I'm not familiar with any claims to FFS that have been denied in Catholic institutions based on those grounds. That is likely because of any, because most FFS is not covered by insurances anyways. So, if you want to go in and get a nose job, for example, you can ask for a nose job. You can ask for a brow lift. You can ask for lip fillers without saying, “To aid my transition, I would like to do this and this thing.” So, that's one of the kind of mechanisms that people can use is by simply not calling it FFS; you call it something else. But most of the issue has been around voluntary hysterectomy or a few cases I've seen of people, trans women's request for breast augmentation being denied.
Hoff: So, we're nearing the end of our time here. But before we go, I'd like to end, as we often do, by asking if you could provide three points of consideration for health professions students and trainees, perhaps especially those looking to go into surgery with the intention of providing transition care or gender-affirming care of any kind, what three things should those students and trainees think about as they continue their education and begin their careers?
Plemons: Yeah, I think one of the things that's really exciting for people who are students at this stage of their career is that in 2015, the very first ever, in the history of the United States, fellowship in trans surgery was created. And since that time, there are now several different programs that have such fellowships. So, there are ways for students to get this kind of education in a formal setting rather than doing as the previous generation had to do, which is self-fund travel around the world to do short-term apprenticeships or fellowships with people who have established practices. So, there are those institutionally sponsored opportunities now in a way that didn't exist before, and that's really exciting.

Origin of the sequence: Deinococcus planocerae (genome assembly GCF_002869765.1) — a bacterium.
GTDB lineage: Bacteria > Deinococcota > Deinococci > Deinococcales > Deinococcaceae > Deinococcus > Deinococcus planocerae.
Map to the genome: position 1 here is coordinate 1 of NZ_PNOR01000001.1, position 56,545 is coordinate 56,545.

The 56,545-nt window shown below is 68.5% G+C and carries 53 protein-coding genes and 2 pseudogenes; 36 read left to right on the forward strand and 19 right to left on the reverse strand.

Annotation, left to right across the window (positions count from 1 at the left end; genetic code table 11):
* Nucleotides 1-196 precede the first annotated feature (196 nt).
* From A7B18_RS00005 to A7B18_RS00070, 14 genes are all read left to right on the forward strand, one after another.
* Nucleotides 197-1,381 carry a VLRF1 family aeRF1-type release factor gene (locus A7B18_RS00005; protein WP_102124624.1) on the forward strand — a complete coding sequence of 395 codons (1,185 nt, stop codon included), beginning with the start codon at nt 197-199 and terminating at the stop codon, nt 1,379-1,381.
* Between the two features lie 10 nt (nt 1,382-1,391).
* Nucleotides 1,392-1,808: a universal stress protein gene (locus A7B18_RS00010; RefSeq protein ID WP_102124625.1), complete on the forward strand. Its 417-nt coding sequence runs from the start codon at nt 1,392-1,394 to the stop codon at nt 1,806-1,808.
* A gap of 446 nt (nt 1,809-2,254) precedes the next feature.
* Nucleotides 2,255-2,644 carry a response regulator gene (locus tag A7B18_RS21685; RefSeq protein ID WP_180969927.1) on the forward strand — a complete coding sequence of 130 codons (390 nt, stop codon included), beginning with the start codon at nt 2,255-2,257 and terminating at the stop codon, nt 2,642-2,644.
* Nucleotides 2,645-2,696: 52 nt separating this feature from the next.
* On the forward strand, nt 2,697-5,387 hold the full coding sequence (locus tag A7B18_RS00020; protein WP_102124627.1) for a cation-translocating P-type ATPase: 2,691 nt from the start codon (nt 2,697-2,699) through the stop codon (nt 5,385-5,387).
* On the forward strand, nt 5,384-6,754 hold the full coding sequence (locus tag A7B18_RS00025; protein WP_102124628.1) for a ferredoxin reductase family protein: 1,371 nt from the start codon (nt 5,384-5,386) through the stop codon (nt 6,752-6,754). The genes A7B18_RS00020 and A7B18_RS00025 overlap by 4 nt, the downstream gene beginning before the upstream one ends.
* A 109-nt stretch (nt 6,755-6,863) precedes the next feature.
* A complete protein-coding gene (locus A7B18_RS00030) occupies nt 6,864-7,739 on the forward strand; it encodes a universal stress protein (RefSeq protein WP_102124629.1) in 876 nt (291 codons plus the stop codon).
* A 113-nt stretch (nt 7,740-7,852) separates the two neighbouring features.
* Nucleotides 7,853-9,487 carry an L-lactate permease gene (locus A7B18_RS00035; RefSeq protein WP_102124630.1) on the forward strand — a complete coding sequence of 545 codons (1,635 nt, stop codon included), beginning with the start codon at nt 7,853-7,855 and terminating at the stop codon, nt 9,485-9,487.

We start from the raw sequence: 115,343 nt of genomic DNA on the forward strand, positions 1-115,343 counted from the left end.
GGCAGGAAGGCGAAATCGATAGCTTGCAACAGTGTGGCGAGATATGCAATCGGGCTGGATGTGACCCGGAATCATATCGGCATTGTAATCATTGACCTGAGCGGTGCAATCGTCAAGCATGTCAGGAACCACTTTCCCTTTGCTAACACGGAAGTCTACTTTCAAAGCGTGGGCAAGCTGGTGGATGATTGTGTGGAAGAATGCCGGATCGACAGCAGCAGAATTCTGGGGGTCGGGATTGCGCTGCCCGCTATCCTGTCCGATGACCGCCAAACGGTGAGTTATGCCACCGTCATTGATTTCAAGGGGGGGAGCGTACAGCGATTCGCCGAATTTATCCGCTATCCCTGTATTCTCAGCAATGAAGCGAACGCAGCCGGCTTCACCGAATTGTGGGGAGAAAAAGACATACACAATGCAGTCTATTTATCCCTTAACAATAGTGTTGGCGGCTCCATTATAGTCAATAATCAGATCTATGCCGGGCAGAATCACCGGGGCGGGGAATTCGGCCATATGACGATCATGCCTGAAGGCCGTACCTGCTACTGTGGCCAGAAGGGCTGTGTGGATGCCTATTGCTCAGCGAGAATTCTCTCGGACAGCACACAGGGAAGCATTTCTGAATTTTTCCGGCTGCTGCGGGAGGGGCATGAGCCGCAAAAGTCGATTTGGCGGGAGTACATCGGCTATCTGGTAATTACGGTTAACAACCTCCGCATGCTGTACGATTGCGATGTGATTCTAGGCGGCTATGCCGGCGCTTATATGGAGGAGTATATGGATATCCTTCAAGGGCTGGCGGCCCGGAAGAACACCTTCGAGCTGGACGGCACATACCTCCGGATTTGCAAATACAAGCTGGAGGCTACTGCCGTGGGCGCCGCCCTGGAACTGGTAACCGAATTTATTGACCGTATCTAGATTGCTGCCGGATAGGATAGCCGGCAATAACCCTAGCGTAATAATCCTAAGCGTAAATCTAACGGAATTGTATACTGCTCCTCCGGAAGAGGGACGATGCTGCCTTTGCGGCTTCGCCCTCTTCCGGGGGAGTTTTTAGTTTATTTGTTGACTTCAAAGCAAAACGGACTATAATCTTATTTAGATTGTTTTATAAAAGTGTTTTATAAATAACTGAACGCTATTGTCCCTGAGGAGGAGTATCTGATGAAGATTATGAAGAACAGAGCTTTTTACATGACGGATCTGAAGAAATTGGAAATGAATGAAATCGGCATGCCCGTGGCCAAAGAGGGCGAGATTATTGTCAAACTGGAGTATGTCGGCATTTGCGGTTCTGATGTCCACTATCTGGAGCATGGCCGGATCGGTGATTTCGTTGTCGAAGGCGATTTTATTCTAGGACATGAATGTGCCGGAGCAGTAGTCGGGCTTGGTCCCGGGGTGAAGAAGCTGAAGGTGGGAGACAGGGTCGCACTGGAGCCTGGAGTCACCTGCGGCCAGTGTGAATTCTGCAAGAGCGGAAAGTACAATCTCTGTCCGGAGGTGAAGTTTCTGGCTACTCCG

There are a new generation of trans health programs opening up at universities across the country where folks can, as new clinicians, new surgeons go and get actual real hands-on experience. And those places have really done a good job, I think, in most cases of integrating not only clinical care, but the kinds of best practice gender-affirming care that many trans people want and have come to expect. So, it's not simply, “Here's a note. Go to the surgeon's office. They'll do the procedure that you want.” But from intake and literature and insurance management and all of that stuff, that these folks are really committed to trans people's health as a holistic kind of concept. So, there are those clinical opportunities.